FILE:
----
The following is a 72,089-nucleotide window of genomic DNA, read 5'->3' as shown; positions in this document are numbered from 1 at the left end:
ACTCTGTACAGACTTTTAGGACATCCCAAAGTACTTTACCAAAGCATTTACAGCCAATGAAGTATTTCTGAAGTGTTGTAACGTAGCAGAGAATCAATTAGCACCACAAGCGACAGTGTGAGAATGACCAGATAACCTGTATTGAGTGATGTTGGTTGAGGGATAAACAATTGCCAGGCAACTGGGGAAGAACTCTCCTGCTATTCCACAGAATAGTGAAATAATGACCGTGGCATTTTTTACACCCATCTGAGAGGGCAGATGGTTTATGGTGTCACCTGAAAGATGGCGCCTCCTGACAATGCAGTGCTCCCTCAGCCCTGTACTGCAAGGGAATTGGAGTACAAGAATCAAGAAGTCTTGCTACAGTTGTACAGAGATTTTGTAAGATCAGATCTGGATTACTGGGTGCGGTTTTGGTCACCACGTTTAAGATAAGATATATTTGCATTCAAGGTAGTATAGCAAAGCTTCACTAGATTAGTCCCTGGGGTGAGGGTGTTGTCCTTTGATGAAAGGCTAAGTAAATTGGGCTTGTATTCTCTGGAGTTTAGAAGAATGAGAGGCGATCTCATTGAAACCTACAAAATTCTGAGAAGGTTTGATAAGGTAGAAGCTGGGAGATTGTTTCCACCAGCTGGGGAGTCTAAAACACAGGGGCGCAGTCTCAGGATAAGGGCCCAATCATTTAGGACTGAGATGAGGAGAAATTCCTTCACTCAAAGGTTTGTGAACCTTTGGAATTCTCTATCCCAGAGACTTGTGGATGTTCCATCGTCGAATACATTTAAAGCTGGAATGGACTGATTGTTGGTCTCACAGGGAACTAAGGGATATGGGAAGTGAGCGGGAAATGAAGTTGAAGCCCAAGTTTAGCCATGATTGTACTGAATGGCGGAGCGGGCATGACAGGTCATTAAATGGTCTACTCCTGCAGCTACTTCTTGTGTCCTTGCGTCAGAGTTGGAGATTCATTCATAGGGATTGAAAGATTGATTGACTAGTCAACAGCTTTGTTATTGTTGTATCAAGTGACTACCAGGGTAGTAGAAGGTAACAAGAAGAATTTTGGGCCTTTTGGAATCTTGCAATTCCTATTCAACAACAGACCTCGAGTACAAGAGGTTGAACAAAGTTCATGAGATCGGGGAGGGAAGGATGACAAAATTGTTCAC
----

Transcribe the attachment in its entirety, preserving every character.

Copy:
The following is a 72,089-nucleotide window of genomic DNA, read 5'->3' as shown; positions in this document are numbered from 1 at the left end:
ACTCTGTACAGACTTTTAGGACATCCCAAAGTACTTTACCAAAGCATTTACAGCCAATGAAGTATTTCTGAAGTGTTGTAACGTAGCAGAGAATCAATTAGCACCACAAGCGACAGTGTGAGAATGACCAGATAACCTGTATTGAGTGATGTTGGTTGAGGGATAAACAATTGCCAGGCAACTGGGGAAGAACTCTCCTGCTATTCCACAGAATAGTGAAATAATGACCGTGGCATTTTTTACACCCATCTGAGAGGGCAGATGGTTTATGGTGTCACCTGAAAGATGGCGCCTCCTGACAATGCAGTGCTCCCTCAGCCCTGTACTGCAAGGGAATTGGAGTACAAGAATCAAGAAGTCTTGCTACAGTTGTACAGAGATTTTGTAAGATCAGATCTGGATTACTGGGTGCGGTTTTGGTCACCACGTTTAAGATAAGATATATTTGCATTCAAGGTAGTATAGCAAAGCTTCACTAGATTAGTCCCTGGGGTGAGGGTGTTGTCCTTTGATGAAAGGCTAAGTAAATTGGGCTTGTATTCTCTGGAGTTTAGAAGAATGAGAGGCGATCTCATTGAAACCTACAAAATTCTGAGAAGGTTTGATAAGGTAGAAGCTGGGAGATTGTTTCCACCAGCTGGGGAGTCTAAAACACAGGGGCGCAGTCTCAGGATAAGGGCCCAATCATTTAGGACTGAGATGAGGAGAAATTCCTTCACTCAAAGGTTTGTGAACCTTTGGAATTCTCTATCCCAGAGACTTGTGGATGTTCCATCGTCGAATACATTTAAAGCTGGAATGGACTGATTGTTGGTCTCACAGGGAACTAAGGGATATGGGAAGTGAGCGGGAAATGAAGTTGAAGCCCAAGTTTAGCCATGATTGTACTGAATGGCGGAGCGGGCATGACAGGTCATTAAATGGTCTACTCCTGCAGCTACTTCTTGTGTCCTTGCGTCAGAGTTGGAGATTCATTCATAGGGATTGAAAGATTGATTGACTAGTCAACAGCTTTGTTATTGTTGTATCAAGTGACTACCAGGGTAGTAGAAGGTAACAAGAAGAATTTTGGGCCTTTTGGAATCTTGCAATTCCTATTCAACAACAGACCTCGAGTACAAGAGGTTGAACAAAGTTCATGAGATCGGGGAGGGAAGGATGACAAAATTGTTCAC